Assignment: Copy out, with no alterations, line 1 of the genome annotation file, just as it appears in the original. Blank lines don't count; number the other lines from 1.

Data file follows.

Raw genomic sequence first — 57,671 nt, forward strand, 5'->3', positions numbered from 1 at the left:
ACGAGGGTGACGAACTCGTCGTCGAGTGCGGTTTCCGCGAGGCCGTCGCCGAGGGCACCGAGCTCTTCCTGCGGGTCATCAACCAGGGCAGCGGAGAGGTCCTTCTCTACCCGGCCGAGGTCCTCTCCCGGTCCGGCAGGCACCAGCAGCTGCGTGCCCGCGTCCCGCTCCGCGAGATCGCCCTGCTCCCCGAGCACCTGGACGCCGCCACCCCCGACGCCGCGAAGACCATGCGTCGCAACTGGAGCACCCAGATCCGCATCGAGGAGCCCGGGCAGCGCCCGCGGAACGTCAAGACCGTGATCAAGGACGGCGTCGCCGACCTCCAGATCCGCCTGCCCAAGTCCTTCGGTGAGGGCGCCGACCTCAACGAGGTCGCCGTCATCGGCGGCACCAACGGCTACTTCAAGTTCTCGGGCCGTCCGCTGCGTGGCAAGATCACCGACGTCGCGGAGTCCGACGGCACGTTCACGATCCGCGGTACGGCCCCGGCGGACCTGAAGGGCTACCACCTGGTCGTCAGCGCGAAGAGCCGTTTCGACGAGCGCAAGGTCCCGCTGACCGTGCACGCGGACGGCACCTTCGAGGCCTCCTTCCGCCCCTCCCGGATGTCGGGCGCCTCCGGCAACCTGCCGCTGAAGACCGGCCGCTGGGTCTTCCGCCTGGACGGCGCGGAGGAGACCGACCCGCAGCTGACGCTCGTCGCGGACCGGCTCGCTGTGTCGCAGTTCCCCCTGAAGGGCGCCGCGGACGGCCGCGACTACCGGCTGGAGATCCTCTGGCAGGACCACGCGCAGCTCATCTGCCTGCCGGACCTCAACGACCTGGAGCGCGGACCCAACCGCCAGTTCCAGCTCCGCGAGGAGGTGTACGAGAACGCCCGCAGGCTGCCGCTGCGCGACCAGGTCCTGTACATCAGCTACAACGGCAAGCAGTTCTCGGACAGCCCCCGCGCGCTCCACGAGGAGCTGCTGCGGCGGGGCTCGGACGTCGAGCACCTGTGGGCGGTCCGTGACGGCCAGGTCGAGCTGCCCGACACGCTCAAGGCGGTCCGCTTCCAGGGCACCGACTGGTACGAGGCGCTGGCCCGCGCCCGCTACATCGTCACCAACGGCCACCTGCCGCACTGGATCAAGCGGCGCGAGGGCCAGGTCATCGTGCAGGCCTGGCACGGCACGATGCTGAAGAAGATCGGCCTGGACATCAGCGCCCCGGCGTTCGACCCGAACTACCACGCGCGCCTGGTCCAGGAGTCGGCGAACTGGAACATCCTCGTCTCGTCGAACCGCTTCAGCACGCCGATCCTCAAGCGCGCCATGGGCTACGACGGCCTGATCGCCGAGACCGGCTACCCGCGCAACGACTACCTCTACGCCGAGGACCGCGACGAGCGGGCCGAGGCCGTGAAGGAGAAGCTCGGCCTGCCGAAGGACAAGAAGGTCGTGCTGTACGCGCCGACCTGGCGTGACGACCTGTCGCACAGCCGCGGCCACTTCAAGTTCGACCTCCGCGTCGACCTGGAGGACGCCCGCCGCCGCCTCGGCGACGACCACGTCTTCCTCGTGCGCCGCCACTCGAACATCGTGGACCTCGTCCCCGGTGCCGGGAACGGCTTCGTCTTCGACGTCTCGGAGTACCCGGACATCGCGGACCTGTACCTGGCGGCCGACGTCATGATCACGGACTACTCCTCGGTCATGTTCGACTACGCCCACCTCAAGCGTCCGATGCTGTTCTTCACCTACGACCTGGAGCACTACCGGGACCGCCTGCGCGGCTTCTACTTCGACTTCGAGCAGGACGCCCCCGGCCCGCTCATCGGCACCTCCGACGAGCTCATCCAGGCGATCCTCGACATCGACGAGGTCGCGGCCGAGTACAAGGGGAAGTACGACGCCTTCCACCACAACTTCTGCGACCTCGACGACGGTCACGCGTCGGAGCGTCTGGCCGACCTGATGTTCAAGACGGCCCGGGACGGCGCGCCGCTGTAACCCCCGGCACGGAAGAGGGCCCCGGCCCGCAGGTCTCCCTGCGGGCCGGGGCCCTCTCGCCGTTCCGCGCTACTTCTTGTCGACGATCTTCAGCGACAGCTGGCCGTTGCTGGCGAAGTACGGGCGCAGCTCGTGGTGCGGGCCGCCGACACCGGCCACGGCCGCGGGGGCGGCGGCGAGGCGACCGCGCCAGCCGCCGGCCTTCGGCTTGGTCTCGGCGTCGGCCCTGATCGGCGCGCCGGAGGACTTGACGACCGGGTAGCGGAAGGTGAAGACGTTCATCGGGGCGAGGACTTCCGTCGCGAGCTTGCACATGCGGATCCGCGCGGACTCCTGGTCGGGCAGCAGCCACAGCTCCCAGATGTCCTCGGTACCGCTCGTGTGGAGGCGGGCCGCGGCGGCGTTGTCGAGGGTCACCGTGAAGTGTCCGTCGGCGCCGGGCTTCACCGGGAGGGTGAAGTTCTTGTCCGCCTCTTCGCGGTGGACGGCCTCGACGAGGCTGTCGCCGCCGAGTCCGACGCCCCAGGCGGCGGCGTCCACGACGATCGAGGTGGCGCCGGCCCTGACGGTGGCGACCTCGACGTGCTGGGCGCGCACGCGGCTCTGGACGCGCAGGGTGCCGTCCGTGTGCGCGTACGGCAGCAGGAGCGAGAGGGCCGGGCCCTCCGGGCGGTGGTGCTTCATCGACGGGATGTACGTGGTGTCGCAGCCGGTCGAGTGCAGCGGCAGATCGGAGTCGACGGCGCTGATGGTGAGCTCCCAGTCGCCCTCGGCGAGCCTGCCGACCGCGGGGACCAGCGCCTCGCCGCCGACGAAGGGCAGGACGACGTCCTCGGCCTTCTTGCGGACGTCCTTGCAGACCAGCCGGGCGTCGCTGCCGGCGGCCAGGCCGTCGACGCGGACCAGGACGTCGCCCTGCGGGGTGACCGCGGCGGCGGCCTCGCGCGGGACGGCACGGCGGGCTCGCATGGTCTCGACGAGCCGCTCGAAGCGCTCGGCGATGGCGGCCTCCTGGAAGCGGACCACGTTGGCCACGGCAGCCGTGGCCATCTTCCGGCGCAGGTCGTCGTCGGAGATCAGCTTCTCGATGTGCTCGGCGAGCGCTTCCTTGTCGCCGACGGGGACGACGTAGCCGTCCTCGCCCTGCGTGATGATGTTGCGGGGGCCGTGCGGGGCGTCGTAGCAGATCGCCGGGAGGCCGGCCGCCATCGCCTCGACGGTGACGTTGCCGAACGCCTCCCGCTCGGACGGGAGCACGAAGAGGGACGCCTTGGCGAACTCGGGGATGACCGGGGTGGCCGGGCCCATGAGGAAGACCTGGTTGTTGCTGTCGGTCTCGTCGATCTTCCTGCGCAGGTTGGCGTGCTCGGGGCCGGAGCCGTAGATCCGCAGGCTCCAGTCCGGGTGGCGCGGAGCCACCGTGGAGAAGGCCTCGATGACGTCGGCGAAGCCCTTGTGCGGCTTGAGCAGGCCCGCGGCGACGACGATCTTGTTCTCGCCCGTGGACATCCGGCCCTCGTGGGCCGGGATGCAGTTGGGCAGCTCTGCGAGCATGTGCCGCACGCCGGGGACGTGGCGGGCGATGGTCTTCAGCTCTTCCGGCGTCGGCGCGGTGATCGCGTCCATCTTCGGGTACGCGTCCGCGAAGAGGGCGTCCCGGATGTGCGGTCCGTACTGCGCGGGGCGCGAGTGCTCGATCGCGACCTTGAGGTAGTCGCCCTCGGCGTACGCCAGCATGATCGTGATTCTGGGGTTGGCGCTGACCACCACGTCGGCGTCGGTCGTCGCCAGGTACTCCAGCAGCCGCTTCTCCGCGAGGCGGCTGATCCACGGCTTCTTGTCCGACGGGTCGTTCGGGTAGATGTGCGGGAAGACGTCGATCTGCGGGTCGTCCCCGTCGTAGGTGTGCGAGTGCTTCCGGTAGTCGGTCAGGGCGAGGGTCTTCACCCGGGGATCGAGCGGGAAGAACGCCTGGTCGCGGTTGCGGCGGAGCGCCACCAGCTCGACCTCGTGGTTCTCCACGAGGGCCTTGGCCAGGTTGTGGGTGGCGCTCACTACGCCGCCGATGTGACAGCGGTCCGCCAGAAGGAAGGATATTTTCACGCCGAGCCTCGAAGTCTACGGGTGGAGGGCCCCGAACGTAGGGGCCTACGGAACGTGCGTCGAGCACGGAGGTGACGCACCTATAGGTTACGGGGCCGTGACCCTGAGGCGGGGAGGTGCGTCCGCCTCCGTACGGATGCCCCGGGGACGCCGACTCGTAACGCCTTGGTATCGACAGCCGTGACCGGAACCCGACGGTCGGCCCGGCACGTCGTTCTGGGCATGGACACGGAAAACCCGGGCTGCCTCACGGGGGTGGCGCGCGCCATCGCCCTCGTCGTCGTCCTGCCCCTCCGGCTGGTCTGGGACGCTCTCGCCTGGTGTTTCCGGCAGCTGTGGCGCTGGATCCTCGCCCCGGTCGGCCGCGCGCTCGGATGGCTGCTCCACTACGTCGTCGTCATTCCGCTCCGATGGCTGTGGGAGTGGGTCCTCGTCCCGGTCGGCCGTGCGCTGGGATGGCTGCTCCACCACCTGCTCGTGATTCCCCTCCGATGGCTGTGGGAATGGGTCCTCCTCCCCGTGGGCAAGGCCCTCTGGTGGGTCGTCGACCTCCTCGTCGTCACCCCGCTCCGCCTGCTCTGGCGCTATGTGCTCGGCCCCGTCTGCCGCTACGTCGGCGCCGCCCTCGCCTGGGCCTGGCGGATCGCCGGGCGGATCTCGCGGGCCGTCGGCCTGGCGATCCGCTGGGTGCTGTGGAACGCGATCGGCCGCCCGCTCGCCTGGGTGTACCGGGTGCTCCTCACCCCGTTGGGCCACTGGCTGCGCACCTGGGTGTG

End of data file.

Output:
Raw genomic sequence first — 57,671 nt, forward strand, 5'->3', positions numbered from 1 at the left: